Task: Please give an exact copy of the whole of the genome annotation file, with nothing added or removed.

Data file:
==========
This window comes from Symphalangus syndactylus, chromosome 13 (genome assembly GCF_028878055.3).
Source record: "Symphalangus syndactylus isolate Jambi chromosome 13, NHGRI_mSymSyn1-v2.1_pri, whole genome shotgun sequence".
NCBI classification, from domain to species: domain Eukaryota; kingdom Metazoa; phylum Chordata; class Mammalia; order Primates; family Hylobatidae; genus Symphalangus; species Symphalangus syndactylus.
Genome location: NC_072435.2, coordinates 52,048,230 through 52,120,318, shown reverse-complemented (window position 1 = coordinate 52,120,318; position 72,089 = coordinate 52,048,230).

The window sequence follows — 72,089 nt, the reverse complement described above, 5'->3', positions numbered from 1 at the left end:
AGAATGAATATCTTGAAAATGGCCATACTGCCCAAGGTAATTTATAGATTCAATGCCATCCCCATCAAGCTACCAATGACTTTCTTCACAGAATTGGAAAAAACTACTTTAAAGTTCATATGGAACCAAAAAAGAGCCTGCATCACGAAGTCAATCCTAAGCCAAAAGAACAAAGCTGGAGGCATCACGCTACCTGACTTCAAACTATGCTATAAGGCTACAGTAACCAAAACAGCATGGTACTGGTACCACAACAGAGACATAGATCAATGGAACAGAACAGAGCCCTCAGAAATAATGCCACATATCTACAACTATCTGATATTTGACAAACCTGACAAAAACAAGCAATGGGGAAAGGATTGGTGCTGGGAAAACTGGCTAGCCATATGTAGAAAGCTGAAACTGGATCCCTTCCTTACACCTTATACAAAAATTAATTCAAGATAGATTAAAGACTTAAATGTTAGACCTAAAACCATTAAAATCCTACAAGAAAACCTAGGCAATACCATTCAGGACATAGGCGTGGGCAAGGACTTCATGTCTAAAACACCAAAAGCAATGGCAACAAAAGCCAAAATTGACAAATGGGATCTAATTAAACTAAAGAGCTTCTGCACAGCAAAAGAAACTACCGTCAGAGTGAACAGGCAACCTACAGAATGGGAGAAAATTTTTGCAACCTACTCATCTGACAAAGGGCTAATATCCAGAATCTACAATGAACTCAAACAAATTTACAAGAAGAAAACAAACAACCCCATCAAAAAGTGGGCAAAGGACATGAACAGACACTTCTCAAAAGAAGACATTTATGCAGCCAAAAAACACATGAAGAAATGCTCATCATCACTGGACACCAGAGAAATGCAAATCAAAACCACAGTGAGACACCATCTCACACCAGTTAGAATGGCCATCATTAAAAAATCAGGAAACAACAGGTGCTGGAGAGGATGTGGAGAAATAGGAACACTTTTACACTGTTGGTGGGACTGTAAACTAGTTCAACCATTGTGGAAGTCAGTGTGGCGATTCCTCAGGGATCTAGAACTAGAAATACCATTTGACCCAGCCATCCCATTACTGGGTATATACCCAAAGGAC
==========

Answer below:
This window comes from Symphalangus syndactylus, chromosome 13 (genome assembly GCF_028878055.3).
Source record: "Symphalangus syndactylus isolate Jambi chromosome 13, NHGRI_mSymSyn1-v2.1_pri, whole genome shotgun sequence".
NCBI classification, from domain to species: domain Eukaryota; kingdom Metazoa; phylum Chordata; class Mammalia; order Primates; family Hylobatidae; genus Symphalangus; species Symphalangus syndactylus.
Genome location: NC_072435.2, coordinates 52,048,230 through 52,120,318, shown reverse-complemented (window position 1 = coordinate 52,120,318; position 72,089 = coordinate 52,048,230).

The window sequence follows — 72,089 nt, the reverse complement described above, 5'->3', positions numbered from 1 at the left end:
AGAATGAATATCTTGAAAATGGCCATACTGCCCAAGGTAATTTATAGATTCAATGCCATCCCCATCAAGCTACCAATGACTTTCTTCACAGAATTGGAAAAAACTACTTTAAAGTTCATATGGAACCAAAAAAGAGCCTGCATCACGAAGTCAATCCTAAGCCAAAAGAACAAAGCTGGAGGCATCACGCTACCTGACTTCAAACTATGCTATAAGGCTACAGTAACCAAAACAGCATGGTACTGGTACCACAACAGAGACATAGATCAATGGAACAGAACAGAGCCCTCAGAAATAATGCCACATATCTACAACTATCTGATATTTGACAAACCTGACAAAAACAAGCAATGGGGAAAGGATTGGTGCTGGGAAAACTGGCTAGCCATATGTAGAAAGCTGAAACTGGATCCCTTCCTTACACCTTATACAAAAATTAATTCAAGATAGATTAAAGACTTAAATGTTAGACCTAAAACCATTAAAATCCTACAAGAAAACCTAGGCAATACCATTCAGGACATAGGCGTGGGCAAGGACTTCATGTCTAAAACACCAAAAGCAATGGCAACAAAAGCCAAAATTGACAAATGGGATCTAATTAAACTAAAGAGCTTCTGCACAGCAAAAGAAACTACCGTCAGAGTGAACAGGCAACCTACAGAATGGGAGAAAATTTTTGCAACCTACTCATCTGACAAAGGGCTAATATCCAGAATCTACAATGAACTCAAACAAATTTACAAGAAGAAAACAAACAACCCCATCAAAAAGTGGGCAAAGGACATGAACAGACACTTCTCAAAAGAAGACATTTATGCAGCCAAAAAACACATGAAGAAATGCTCATCATCACTGGACACCAGAGAAATGCAAATCAAAACCACAGTGAGACACCATCTCACACCAGTTAGAATGGCCATCATTAAAAAATCAGGAAACAACAGGTGCTGGAGAGGATGTGGAGAAATAGGAACACTTTTACACTGTTGGTGGGACTGTAAACTAGTTCAACCATTGTGGAAGTCAGTGTGGCGATTCCTCAGGGATCTAGAACTAGAAATACCATTTGACCCAGCCATCCCATTACTGGGTATATACCCAAAGGAC